Mulch, the Answer to Many Gardening Problems

Mulch Mulch Everywhere!

Just what exactly is mulch?  Mulch is usually shredded plant material usually but not limited to tree bark and wood chips and shrubbery.   Many cities offer this for minimum or no cost to city residents.  It is a by product of their collection of bulk tree and shrubbery at curb side.   I have actually heard of people chasing down tree removal trucks to get their shredded offerings.  So what does this magic topping do for you?

  • In layers 6-8 inches thick it insulates the ground to keep it a bit warmer in the winter and a bit cooler in during the dog days of summer.   This is really good for your plants root systems.

  • It keeps weeds out as the seeds can't get to the earth to germinate. They end up germinating on the mulch and are quickly denied the nutrients and water in the soil below and they shrivel and die.

  • It breaks down to compost and feeds and enriches the soil around your plants.

  • Mulch keeps water from evaporating into thin air.

  • Lastly it gives your flower beds that finished look. Yes, and you thought that was all it did.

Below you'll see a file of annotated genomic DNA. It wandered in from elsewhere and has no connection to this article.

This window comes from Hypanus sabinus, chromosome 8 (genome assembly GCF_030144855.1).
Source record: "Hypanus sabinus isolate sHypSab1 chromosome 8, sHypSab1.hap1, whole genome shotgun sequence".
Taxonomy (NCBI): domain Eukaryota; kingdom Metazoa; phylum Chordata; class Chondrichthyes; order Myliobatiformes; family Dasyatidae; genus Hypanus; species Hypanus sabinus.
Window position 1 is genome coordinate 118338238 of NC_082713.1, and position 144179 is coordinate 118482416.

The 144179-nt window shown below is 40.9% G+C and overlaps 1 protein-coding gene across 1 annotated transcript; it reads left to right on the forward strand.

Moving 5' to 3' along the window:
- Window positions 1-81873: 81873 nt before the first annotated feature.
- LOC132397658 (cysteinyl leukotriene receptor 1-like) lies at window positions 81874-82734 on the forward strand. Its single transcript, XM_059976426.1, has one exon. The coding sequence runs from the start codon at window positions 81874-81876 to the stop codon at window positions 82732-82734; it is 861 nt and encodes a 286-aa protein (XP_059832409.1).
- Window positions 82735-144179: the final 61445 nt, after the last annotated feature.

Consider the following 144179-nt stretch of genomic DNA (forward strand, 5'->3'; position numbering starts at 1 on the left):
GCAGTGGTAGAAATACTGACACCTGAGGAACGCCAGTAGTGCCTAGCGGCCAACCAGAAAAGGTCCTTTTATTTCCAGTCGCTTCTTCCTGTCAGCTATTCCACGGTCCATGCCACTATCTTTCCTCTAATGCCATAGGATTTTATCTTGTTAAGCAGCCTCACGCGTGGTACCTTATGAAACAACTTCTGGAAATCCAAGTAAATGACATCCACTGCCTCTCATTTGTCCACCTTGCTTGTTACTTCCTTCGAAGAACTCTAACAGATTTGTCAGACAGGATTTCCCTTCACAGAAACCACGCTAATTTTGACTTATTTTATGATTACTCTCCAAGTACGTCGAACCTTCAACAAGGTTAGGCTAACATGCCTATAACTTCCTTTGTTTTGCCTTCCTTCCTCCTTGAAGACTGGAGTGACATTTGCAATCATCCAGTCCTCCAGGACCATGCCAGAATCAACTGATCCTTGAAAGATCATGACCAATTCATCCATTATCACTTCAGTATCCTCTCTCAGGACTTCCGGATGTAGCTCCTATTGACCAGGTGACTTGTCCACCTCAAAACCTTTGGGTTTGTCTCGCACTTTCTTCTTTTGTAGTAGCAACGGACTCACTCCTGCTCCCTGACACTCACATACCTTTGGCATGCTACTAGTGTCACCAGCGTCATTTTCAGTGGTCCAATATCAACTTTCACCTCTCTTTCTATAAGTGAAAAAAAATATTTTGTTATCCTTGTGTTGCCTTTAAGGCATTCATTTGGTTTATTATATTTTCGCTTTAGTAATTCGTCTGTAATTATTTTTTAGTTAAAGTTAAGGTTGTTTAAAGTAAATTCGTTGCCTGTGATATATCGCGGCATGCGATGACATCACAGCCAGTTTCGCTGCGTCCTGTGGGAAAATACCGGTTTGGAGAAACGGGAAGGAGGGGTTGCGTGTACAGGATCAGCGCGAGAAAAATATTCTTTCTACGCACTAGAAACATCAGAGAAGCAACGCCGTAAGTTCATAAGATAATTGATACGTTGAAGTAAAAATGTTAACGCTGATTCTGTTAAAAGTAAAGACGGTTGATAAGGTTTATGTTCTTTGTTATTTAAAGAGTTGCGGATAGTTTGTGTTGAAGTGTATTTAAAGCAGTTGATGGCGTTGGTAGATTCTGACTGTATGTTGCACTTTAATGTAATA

Not bad for a bunch of wood chips.  Keep in mind a couple of things though:

Mulch needs to be added to once or twice (spring and fall is best) a year at a rate of about 2 inches per year as it does break down into compost.  

If you like a certain color of mulch you can keep your bill down by using the city for the bottom 4-6 inches and just use a layer of the commercial stuff.

In theory it is possible to transfer diseased plant tissue to your yard through the cities stockpiles but I have never heard of this actually happening. You may want to get in touch with your local extension office to get their opinion on this but I have used it for years with no ill effects.

People have asked about the shredded rubber mulches that are permanent or close to it. I have to go though all of the benefits one by one and remember it doesn't compost, so that cuts out that benefit. I gets really hot in the summer keeping allowing the soil temperature to rise. Probably because of the heat transfer I would say that it doesn't do much to keep the water in. Lastly at least here in the hot Texas sun it makes your yard smell like an old tire. Imagine that!